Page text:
June 17, 2024


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An interview with Snorre Kirk: Jazz is best experienced live … Video

Jazz Interview with jazz drummer & composer Snorre Kirk. interview by email in writing.

JazzBluesNews.Space: – First let’s start with where you grew up, and what got you interested in music?

Snorre Kirk: – I grew up in Ålesund, on the west coast of Norway. Both my parents are musicians, so I was always around music, from the very beginning. Although classically trained musicians, my parents were always listening to a variety of music, so I was exposed to everything from baroque to bebop, tango to pop music, from a very early age, and I was always very interested in music as a kid, regardless of style.

JBN.S: – What interested you in picking up the drums?

SK: – Truth to be told, I had signed up for guitar-lessons at my local music school, but due the massive popularity of that instrument, the school was unable to accept everybody wishing to play the guitar that particular year, so I was drums as an alternative. I had never considered the drums, but once I got on them, I was hooked, and never looked back. In hindsight, I’m really glad things turned out the way they did.

JBN.S: – What teacher or teachers helped you progress to the drummer you are today? What made you choose the drums?

SK: – My very first drum teacher was Carlos Alberici, an incredible drummer and very fine gentleman from Argentina, who had settled in Norway. He was a fantastic teacher – thorough, patient, demanding, and inspiring. He taught me proper technique, how to read music, how to practice sensibly, and so much about music in general. I could not have asked for a better teacher, and I would not have been where I am today without him – .

JBN.S: – What influenced your sound? What did you do to find and develop your sound?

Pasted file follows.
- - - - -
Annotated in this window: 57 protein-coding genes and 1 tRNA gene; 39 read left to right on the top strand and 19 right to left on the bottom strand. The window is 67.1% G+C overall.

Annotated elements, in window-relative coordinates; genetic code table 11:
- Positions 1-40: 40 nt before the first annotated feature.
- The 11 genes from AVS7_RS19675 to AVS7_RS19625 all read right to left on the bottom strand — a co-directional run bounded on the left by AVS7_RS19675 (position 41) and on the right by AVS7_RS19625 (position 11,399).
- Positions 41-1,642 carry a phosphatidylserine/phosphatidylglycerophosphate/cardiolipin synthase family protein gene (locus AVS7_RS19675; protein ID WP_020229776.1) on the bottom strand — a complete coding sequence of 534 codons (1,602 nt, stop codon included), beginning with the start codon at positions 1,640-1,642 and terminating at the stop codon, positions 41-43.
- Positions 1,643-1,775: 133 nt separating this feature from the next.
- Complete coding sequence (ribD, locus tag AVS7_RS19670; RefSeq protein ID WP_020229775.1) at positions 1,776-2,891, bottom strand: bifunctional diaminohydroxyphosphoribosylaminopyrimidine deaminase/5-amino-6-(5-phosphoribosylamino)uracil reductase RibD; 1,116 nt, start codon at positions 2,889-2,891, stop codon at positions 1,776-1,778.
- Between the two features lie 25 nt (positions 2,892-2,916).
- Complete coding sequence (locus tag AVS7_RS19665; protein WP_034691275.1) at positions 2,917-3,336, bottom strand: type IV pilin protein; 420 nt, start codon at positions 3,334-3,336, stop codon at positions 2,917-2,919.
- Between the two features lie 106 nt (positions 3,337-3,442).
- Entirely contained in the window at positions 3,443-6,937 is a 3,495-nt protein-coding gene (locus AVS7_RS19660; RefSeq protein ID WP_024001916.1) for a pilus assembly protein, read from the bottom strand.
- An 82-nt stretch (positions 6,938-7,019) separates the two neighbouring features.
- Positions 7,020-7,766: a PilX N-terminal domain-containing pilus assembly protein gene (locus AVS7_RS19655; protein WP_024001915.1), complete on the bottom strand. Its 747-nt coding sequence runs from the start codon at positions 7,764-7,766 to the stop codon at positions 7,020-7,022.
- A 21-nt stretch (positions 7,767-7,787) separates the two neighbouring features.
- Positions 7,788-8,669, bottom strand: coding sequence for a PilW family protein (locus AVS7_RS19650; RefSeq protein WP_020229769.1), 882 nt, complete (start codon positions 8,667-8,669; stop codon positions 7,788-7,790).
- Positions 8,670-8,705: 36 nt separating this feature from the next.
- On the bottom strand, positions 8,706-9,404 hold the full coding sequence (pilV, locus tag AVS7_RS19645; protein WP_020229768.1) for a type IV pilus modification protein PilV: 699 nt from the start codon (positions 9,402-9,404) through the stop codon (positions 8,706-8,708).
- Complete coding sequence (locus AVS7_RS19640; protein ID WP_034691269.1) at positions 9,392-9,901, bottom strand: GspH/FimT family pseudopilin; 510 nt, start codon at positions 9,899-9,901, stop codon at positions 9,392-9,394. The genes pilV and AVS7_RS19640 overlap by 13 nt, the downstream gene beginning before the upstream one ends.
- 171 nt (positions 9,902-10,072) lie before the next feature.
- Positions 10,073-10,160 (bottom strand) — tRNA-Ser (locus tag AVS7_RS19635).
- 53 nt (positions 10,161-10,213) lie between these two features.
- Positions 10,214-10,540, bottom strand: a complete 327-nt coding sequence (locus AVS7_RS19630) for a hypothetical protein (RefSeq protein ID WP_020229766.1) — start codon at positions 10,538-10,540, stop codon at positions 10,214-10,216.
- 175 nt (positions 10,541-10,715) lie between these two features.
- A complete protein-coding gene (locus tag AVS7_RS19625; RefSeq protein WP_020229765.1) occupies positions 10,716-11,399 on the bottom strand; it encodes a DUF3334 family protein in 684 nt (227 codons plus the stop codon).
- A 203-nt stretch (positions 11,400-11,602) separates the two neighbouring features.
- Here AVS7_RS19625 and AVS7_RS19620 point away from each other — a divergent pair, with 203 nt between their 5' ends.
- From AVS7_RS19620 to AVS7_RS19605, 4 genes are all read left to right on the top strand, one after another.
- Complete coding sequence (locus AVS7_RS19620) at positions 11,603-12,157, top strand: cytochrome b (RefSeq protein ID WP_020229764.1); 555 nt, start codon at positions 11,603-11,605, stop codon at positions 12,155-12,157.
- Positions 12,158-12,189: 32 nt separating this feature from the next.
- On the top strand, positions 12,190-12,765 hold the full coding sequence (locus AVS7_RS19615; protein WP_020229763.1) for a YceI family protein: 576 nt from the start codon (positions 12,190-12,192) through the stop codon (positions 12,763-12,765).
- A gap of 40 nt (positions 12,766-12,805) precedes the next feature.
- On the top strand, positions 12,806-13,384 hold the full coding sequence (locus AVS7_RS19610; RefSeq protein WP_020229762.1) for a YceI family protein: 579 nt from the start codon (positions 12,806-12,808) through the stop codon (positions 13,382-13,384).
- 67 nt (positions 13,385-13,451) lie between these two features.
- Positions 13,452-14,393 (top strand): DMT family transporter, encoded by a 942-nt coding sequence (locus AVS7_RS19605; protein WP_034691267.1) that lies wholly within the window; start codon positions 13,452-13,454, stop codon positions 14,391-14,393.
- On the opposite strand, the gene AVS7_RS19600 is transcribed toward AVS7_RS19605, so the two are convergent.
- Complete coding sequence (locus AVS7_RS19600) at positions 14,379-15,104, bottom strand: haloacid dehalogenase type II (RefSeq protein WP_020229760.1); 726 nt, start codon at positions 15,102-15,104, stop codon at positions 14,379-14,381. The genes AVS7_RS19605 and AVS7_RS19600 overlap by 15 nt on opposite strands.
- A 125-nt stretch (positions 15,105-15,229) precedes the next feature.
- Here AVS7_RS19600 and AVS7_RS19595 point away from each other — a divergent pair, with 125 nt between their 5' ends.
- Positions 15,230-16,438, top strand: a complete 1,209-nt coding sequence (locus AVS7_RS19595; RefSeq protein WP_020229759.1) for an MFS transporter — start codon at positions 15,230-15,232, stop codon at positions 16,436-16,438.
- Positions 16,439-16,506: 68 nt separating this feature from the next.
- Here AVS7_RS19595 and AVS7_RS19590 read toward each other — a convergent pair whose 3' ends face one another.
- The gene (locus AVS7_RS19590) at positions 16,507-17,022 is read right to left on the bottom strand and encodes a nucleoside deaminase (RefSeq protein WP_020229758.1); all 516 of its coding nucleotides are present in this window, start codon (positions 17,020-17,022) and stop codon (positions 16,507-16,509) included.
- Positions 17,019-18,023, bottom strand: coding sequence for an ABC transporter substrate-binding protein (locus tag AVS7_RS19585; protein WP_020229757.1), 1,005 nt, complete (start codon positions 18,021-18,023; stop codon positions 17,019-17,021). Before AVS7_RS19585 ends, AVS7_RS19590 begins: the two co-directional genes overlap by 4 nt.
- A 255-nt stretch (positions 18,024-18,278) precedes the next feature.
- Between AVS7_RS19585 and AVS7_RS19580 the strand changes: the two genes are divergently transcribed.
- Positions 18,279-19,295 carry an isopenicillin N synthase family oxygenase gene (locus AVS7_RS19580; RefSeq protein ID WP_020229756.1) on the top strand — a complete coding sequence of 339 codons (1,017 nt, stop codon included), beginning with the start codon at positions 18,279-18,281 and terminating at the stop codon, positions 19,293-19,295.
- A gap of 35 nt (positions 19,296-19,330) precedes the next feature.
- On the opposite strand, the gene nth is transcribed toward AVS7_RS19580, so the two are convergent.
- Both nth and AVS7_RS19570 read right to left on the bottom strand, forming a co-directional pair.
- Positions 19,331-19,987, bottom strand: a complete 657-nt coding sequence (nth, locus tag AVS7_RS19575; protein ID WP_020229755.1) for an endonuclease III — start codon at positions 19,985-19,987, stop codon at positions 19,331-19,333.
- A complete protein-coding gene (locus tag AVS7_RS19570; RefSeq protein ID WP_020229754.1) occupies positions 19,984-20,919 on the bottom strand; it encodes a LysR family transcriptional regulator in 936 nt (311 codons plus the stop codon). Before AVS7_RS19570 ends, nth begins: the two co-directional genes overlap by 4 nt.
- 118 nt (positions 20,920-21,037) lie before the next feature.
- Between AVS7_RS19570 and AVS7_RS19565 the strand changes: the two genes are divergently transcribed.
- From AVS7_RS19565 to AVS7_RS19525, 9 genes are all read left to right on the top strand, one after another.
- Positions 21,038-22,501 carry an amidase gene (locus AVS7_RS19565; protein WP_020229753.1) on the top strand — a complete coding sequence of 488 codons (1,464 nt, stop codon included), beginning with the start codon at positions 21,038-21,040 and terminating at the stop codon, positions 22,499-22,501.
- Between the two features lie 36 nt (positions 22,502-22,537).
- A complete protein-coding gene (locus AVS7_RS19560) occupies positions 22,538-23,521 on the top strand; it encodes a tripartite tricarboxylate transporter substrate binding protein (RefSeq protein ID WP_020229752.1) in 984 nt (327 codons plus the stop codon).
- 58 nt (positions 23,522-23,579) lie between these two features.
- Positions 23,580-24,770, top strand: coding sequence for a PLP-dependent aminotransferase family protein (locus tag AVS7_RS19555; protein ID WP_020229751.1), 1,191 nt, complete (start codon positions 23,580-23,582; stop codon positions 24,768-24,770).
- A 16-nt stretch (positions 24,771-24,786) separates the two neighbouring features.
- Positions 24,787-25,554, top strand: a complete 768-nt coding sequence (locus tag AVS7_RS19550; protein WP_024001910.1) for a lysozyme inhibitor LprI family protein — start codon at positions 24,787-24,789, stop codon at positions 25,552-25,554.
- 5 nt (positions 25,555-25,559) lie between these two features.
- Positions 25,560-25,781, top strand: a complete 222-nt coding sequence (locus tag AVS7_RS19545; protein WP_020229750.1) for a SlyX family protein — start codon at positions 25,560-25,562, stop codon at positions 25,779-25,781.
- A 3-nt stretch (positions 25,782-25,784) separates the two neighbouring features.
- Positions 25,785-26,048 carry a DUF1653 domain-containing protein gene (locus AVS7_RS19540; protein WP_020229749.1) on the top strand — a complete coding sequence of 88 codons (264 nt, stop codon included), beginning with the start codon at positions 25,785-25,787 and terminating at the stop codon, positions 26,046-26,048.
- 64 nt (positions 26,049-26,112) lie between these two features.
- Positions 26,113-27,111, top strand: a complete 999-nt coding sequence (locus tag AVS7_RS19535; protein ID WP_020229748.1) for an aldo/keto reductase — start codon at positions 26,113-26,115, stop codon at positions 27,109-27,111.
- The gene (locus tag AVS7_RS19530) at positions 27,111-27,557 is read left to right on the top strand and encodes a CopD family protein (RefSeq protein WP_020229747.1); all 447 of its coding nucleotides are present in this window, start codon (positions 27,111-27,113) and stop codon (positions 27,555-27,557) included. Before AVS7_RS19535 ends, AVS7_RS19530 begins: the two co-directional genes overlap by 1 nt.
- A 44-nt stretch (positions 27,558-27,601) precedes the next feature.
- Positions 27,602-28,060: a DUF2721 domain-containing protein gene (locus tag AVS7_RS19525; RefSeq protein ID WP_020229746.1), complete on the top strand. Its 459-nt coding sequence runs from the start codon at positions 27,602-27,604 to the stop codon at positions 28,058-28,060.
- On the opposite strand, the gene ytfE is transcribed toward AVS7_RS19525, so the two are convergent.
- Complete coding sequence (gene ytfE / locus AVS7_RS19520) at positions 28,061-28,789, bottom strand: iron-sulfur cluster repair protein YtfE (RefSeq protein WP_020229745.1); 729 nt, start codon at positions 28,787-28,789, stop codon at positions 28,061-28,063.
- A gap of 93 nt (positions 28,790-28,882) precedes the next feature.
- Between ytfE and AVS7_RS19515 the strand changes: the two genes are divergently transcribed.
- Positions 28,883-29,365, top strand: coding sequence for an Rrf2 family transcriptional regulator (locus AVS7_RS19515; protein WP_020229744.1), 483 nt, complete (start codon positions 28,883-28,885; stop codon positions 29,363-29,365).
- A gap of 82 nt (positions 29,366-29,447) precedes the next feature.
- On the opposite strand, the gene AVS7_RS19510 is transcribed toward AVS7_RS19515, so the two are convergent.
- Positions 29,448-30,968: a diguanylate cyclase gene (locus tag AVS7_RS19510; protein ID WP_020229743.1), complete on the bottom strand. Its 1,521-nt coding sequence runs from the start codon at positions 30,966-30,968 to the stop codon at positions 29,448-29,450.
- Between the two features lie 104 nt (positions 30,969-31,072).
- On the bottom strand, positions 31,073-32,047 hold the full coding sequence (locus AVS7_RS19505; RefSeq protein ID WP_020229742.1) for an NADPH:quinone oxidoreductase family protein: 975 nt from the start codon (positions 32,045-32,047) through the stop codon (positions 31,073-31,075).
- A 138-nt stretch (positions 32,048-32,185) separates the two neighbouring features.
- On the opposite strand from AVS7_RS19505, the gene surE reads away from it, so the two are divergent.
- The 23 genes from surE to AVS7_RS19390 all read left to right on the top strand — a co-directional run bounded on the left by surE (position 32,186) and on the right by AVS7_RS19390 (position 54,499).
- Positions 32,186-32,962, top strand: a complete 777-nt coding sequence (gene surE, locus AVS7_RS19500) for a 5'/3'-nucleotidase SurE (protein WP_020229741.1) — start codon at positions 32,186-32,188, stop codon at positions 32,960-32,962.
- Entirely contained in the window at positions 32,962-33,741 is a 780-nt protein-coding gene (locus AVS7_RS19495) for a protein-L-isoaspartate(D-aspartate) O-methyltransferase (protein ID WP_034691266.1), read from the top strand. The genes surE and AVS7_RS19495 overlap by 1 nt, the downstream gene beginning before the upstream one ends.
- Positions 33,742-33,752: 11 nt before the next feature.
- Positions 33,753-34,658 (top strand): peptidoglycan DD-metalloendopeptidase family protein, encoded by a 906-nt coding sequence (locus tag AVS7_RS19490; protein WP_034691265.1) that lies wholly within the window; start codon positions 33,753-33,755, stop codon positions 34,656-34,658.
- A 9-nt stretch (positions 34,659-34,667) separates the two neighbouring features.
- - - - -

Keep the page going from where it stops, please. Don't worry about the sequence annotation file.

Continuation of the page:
SK: – I have always believed in working on getting better first and foremost, and that eventually, a discernible personal sound will come out of that. It’s a natural part of the process of learning how to play, that you imitate and incorporate elements from others into your playing, but ultimately, you will sound like yourself and the sum of your experiences, whether you like it or not. Some of the great drummers that have influenced my approach to the drums and music in general, include Sam Woodyard, Max Roach, Art Blakey and Jo Jones, just to mention a few. In terms of composition and music in general, Duke Ellington has been a major influence on how I write, as have Charles Mingus and Thelonious Monk.

JBN.S: – What practice routine or exercises have you developed to maintain and improve your current musical ability, especially pertaining to rhythm?

SK: – Generally speaking, I always make sure to focus my practice time on elements in my playing that I have a hard time playing or executing. Certain things might take a week to master, others can take years, depending on the complexity of the issue at hand, and how much time it takes to develop. Regardless of what the exercise might be, I always try to put it in a musical context, and to make it swing, so it’s not an exercise for the sake of exercising only – the goal is always to keep it musical.

JBN.S: – Many aspiring musicians are always looking for advice when navigating through the music business. Is there any piece of advice you can offer aspiring students or even your peers, that you believe will help them succeed and stay positive in this business?